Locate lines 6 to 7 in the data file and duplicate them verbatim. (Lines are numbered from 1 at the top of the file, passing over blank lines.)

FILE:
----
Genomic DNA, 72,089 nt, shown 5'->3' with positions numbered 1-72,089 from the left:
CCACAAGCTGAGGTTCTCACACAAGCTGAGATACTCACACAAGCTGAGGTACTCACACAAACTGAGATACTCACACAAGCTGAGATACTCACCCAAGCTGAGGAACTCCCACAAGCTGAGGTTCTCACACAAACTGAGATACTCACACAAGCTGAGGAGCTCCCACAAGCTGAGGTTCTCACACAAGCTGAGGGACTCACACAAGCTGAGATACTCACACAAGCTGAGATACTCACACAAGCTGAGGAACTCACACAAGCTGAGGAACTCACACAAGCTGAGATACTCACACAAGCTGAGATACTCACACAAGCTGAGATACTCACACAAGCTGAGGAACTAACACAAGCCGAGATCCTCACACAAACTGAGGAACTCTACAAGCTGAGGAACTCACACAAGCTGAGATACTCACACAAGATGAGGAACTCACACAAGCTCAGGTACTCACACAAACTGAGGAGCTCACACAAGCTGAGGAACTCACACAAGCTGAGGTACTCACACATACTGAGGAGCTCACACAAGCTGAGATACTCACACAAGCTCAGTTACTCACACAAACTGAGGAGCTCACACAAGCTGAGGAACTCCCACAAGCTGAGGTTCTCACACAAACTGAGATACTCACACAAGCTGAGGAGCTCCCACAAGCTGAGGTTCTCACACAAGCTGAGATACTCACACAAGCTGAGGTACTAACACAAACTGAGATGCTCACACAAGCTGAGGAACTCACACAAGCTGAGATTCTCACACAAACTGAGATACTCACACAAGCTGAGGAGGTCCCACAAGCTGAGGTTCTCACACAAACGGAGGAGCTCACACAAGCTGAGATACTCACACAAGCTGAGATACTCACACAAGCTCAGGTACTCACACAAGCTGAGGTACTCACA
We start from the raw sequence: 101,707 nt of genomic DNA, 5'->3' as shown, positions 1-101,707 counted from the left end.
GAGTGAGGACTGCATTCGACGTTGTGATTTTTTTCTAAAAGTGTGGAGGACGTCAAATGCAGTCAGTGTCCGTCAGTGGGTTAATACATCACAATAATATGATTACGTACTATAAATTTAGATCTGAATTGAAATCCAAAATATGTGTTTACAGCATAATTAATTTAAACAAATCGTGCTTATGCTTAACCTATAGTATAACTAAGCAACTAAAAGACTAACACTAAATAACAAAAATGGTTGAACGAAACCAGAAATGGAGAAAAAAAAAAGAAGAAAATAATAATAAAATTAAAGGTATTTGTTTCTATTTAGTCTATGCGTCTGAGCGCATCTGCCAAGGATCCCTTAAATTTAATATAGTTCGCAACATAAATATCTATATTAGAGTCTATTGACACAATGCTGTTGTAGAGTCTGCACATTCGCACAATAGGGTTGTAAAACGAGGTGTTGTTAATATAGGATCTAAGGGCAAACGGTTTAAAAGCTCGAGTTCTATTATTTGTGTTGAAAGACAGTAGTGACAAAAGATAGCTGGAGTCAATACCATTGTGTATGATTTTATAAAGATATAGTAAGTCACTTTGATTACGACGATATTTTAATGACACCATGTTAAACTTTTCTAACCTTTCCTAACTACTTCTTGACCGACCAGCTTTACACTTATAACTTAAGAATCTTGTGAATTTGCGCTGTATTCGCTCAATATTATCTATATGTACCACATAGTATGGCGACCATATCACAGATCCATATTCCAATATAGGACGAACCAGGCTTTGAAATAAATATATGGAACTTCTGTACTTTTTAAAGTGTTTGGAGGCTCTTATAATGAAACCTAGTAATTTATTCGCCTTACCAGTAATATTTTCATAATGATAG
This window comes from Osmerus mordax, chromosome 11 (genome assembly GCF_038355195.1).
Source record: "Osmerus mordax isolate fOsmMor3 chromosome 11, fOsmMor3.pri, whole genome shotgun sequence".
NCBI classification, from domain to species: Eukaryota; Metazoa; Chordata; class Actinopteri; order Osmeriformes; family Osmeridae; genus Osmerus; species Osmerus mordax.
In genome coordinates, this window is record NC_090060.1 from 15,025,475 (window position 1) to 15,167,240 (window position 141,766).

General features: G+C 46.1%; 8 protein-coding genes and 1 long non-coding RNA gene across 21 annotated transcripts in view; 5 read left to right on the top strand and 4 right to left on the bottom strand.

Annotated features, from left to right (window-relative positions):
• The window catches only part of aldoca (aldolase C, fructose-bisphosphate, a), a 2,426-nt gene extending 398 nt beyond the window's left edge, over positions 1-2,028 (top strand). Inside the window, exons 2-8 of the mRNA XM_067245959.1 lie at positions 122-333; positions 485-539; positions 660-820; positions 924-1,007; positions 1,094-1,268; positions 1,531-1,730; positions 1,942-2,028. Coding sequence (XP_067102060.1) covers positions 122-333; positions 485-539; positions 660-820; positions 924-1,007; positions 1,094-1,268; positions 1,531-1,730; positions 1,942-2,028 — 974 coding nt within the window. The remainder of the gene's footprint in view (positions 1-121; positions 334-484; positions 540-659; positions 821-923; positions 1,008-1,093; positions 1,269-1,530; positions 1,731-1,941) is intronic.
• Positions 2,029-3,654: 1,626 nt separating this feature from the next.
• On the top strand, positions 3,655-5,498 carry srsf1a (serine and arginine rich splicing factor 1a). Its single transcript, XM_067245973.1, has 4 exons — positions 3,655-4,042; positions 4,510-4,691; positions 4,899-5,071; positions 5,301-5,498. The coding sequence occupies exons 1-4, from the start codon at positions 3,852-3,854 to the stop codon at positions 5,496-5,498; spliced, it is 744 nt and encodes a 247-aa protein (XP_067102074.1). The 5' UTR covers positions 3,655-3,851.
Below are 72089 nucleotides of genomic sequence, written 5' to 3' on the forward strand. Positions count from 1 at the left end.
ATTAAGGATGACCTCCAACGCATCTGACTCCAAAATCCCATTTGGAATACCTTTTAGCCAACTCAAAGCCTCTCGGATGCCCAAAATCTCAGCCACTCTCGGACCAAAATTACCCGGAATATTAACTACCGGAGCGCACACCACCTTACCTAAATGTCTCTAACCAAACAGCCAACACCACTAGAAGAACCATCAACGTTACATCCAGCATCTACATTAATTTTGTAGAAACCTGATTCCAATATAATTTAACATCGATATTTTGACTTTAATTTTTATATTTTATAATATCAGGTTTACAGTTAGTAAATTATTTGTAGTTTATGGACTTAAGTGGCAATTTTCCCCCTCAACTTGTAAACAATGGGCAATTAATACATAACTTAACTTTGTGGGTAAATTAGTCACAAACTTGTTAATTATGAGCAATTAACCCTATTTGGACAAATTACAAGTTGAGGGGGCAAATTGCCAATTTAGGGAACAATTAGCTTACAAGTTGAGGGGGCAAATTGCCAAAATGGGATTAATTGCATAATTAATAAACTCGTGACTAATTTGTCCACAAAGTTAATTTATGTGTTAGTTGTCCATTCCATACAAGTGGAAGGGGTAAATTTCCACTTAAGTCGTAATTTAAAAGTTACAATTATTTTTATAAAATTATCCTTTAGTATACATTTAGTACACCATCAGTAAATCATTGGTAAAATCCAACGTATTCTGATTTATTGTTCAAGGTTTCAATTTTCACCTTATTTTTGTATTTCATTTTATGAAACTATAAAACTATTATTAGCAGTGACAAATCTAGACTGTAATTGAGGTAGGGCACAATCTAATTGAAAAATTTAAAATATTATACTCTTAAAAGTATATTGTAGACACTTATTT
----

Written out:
Source record: "Osmerus mordax isolate fOsmMor3 chromosome 11, fOsmMor3.pri, whole genome shotgun sequence".
NCBI classification, from domain to species: Eukaryota; Metazoa; Chordata; class Actinopteri; order Osmeriformes; family Osmeridae; genus Osmerus; species Osmerus mordax.